In an order for custody, "where there is competent evidence to support a judge's finding of fact, a judgment supported by such findings will not be disturbed on appeal. [Even so, the] facts found must be adequate for the appellate court to determine that the judgment is substantiated by competent evidence." Green v. Green, 54 N.C. App. 571, 573, 284 S.E.2d 171, 173 (1981) (citations omitted).

    We conclude, after careful review of the record, that even if the trial court erroneously relied on the findings of the

psychological reports, the trial court, nevertheless, made independent findings of fact sufficient to support its conclusions that (1) plaintiff is a fit and proper person for visitation with the child; and (2) visitation is in the best interests of the child.


    Defendant further contends the trial court erred by admitting psychological reports into evidence in the absence of their preparers, thereby allegedly denying defendant's right of cross-examination.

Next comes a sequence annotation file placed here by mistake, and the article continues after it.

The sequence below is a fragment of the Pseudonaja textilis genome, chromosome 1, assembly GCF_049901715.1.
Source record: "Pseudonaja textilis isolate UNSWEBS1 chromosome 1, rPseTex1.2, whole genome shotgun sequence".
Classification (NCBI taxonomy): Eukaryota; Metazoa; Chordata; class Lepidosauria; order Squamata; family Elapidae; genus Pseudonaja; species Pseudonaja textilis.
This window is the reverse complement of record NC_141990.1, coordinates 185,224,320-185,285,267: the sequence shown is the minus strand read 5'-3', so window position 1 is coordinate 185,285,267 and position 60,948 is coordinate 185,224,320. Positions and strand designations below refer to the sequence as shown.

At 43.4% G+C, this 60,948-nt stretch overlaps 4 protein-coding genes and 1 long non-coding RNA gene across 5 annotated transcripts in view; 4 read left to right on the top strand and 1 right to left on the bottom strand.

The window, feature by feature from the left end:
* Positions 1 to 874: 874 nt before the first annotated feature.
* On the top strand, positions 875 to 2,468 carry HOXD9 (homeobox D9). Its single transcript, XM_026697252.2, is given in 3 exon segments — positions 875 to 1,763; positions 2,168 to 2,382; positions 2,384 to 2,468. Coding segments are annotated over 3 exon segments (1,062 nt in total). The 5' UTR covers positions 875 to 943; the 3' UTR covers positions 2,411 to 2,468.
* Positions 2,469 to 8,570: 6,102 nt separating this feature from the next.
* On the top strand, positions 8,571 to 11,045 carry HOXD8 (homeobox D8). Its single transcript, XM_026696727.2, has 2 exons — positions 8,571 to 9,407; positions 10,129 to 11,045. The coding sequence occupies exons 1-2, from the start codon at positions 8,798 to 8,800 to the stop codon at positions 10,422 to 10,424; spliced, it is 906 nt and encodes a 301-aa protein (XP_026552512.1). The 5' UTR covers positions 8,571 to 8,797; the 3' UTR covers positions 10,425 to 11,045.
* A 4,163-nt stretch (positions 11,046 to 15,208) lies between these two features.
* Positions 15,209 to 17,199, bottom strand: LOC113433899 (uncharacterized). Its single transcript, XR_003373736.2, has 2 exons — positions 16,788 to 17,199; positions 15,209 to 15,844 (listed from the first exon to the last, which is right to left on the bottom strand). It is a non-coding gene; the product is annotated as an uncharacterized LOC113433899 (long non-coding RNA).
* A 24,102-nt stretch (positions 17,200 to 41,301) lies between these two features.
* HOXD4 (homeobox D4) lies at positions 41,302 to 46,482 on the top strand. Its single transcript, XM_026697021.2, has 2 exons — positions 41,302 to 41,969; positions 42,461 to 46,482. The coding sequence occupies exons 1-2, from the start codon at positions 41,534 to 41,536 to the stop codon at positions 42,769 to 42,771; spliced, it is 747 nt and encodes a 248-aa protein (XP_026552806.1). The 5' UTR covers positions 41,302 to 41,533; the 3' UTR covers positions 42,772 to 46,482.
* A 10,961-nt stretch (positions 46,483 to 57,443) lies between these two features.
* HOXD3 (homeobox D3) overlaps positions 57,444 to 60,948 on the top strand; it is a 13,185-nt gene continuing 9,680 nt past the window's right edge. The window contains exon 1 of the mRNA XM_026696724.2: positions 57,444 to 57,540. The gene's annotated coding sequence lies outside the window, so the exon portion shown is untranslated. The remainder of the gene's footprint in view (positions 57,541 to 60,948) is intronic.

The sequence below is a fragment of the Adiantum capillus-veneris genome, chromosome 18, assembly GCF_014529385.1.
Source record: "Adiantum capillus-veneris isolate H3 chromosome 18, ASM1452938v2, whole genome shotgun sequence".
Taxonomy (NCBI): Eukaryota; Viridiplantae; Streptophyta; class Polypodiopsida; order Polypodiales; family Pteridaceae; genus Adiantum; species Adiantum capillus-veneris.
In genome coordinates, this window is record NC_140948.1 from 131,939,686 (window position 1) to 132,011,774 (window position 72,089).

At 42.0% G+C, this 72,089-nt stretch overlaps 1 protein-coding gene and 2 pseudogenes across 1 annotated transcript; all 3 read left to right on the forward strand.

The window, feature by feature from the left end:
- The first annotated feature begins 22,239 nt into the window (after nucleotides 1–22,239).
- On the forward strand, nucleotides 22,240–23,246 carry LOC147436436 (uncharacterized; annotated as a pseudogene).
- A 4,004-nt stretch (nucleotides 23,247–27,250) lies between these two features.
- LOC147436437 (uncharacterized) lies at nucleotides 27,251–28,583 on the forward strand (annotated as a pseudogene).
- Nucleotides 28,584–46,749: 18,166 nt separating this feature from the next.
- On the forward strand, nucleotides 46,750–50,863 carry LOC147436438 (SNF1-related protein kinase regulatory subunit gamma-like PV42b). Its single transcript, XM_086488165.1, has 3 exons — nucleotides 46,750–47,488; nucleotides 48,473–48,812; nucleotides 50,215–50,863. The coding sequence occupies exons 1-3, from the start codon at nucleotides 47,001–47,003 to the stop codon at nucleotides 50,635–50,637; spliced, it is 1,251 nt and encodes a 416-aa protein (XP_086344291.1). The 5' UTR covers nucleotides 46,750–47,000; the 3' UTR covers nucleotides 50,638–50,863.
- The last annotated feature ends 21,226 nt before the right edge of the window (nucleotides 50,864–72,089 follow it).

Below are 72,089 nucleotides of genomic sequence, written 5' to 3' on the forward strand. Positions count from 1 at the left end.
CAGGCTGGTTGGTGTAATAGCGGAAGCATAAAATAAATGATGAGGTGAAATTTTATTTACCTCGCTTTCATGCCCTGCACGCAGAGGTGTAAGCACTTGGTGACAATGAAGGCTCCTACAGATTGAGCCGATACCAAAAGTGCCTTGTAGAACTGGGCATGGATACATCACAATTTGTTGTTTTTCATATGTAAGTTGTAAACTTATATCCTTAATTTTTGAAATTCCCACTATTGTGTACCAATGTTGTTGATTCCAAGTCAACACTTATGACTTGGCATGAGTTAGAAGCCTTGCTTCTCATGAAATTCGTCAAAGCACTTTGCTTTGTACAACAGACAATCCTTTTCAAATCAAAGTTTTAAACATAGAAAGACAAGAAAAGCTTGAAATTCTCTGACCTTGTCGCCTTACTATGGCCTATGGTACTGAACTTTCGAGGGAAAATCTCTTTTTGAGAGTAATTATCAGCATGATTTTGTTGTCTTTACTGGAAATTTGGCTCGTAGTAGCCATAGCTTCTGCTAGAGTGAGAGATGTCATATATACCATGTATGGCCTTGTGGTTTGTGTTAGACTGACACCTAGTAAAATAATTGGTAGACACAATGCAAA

The "scope of review on appeal is confined to a consideration of those assignments set out in the record on appeal." N.C.R. App. P. 10(a). Because defendant did not assign error to the 21 June 1993 hearing, our review is limited to the introduction of the psychological reports at the 28 July 1994 hearing.

    The failure to object or make a timely objection "to the introduction of evidence is a waiver of the right to do so, and 'its admission, even if incompetent, is not a proper basis for appeal.'" State v. Lucas, 302 N.C. 342, 349, 275 S.E.2d 433, 438 (1981) (quoting State v. Hunter, 297 N.C. 272, 278-279, 254 S.E.2d 521, 525 (1979); see N.C.R. App. P. 10(b)(1).

    Although the reports were never formally tendered, the transcript reveals testimony about their contents by both plaintiff and defendant and discussion of the reports by counsel and the trial court. The transcript reveals one objection by defendant concerning the reports. The objection was made after testimony by

plaintiff on direct examination discussing the reports and their contents, after the admission of the reports into evidence by plaintiff, and after extensive testimony by the defendant on cross-examination about the contents of the reports. Further, the objection did not go to the admissibility of the reports but rather to defendant's testimony concerning the content of the reports.     In the instant action, defendant failed to timely object to the introduction of the reports into evidence and to the testimony concerning their contents. Therefore, the admission of the reports is not assignable as error and we do not address the merits.